An exploration of how Star Wars “illuminates childhood, the complicated relationship between good and evil, rebellions, political change, and constitutional law.”
Sunstein (Conspiracy Theories and Other Dangerous Ideas, 2014, etc.) is a Harvard law professor and has served as an adviser to President Barack Obama; he is also a Star Wars fanatic. The author offers close readings of the movies, script decisions, their novelizations, and the fan fiction inspired by them, and he inflates it all to mythmaking worthy of Joseph Campbell’s scrutiny. “In all of human history, there’s never been a phenomenon like Star Wars,” writes Sunstein. “Fueled by social media, the whole series has a cult-like following, except that the cult is so large that it transcends the term. It’s humanity, just about.” Even for those few who lie outside that “just about,” this analysis engages with its broader themes about fathers and sons, timeliness and timelessness, destiny and free will, tradition and rebellion, God(s) and mankind. Though the author shows some academic rigor he largely avoids scholarly jargon except for the occasional “Let’s try to unpack it.” Sunstein is plainly writing for those who are equally invested in Star Wars and who want to learn more about how the franchise came about, why no one envisioned the scope and scale of its success, why it spoke specifically to its times and has continued to resonate, and how it encompasses spiritual, political, and psychological dimensions. What began as something of a homage to Flash Gordon has become, in the author’s eyes, a text through which we can decode all the issues of the modern world. “Here are thirteen ways of looking at Star Wars,” he writes. “Most of them have plausible sources in the movies. A few of them are nuts but still smart—which makes them especially interesting.”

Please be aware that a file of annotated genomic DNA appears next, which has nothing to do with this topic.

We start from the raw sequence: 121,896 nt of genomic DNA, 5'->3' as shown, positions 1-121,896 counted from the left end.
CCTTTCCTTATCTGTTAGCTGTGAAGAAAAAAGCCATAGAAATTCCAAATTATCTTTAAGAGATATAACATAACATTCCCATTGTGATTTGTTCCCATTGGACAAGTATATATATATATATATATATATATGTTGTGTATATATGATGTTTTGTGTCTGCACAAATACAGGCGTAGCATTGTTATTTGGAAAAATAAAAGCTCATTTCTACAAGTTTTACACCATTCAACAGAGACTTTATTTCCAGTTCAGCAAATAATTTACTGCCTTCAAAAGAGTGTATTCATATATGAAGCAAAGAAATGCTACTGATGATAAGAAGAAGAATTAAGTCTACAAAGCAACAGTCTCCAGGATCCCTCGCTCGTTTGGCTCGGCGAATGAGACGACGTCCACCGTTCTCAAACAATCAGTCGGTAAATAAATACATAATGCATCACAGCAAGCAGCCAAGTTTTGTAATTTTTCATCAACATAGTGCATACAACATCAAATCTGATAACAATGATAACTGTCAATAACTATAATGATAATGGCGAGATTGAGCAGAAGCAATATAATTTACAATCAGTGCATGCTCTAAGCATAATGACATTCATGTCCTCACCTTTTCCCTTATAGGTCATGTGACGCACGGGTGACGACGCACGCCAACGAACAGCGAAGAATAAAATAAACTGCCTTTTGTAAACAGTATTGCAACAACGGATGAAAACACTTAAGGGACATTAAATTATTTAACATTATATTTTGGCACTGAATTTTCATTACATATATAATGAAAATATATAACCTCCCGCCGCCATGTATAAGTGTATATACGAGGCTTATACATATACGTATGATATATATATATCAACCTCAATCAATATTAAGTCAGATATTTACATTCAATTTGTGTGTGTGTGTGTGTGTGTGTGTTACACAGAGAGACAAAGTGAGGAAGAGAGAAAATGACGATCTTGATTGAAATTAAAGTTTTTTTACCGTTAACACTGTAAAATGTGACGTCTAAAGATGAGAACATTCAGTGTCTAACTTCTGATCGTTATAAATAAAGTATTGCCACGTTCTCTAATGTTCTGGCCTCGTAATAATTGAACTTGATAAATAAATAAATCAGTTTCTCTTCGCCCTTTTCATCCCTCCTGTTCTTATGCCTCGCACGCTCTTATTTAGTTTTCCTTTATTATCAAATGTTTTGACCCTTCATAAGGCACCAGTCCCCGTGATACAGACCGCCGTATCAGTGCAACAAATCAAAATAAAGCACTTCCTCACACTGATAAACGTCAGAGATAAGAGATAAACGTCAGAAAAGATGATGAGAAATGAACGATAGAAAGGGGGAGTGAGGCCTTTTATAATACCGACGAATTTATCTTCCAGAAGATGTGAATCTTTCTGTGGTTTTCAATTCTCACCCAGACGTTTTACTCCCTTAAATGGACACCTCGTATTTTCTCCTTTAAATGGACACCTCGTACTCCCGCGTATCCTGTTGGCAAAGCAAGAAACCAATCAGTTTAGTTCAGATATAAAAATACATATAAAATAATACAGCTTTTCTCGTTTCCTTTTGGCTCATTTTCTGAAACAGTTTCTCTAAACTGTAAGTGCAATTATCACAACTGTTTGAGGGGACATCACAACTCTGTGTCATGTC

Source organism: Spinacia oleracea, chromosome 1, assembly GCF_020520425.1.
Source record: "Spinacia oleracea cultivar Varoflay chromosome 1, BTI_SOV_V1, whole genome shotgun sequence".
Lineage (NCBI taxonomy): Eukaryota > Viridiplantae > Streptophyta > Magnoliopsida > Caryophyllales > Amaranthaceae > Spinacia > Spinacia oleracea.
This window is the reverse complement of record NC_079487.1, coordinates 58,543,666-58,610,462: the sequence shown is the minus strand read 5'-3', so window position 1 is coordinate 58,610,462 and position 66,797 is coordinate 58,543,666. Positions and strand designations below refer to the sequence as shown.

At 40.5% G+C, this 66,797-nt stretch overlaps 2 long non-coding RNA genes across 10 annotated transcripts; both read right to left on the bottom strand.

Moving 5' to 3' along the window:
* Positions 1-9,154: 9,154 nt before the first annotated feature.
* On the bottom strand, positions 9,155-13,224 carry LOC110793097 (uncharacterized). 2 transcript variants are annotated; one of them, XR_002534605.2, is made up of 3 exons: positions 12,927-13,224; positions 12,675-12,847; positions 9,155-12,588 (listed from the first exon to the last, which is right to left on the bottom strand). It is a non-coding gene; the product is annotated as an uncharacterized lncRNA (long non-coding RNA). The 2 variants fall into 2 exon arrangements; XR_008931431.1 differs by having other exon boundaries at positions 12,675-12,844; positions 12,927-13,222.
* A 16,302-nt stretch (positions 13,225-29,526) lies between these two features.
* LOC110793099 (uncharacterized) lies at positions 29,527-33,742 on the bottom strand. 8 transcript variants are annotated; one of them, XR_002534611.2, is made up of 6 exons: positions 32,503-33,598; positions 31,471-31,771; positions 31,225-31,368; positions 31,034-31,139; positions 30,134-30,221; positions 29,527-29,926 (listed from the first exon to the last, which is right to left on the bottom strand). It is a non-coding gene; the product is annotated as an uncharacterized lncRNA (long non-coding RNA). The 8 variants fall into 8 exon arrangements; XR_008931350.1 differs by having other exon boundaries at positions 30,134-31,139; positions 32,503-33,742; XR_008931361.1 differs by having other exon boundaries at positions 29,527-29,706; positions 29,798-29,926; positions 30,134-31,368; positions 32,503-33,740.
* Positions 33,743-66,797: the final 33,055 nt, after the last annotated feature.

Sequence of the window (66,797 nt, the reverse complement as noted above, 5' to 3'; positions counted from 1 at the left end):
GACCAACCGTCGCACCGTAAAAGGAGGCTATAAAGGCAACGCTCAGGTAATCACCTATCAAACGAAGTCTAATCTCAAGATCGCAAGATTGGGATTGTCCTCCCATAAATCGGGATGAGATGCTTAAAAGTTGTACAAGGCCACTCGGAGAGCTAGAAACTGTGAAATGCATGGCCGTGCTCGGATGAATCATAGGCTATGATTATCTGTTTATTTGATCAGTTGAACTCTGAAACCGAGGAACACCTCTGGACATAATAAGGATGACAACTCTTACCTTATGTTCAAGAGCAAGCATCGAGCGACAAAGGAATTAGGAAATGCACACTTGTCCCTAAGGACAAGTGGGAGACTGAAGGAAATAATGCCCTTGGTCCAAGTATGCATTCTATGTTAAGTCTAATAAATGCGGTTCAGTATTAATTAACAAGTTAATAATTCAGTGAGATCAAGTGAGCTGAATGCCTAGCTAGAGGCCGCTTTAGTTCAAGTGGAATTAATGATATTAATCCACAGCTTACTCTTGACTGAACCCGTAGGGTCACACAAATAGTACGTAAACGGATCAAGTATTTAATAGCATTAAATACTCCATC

Certainly odd but also smart and interesting. For any student who wants to write a term paper on Star Wars, this book could serve as a rich resource.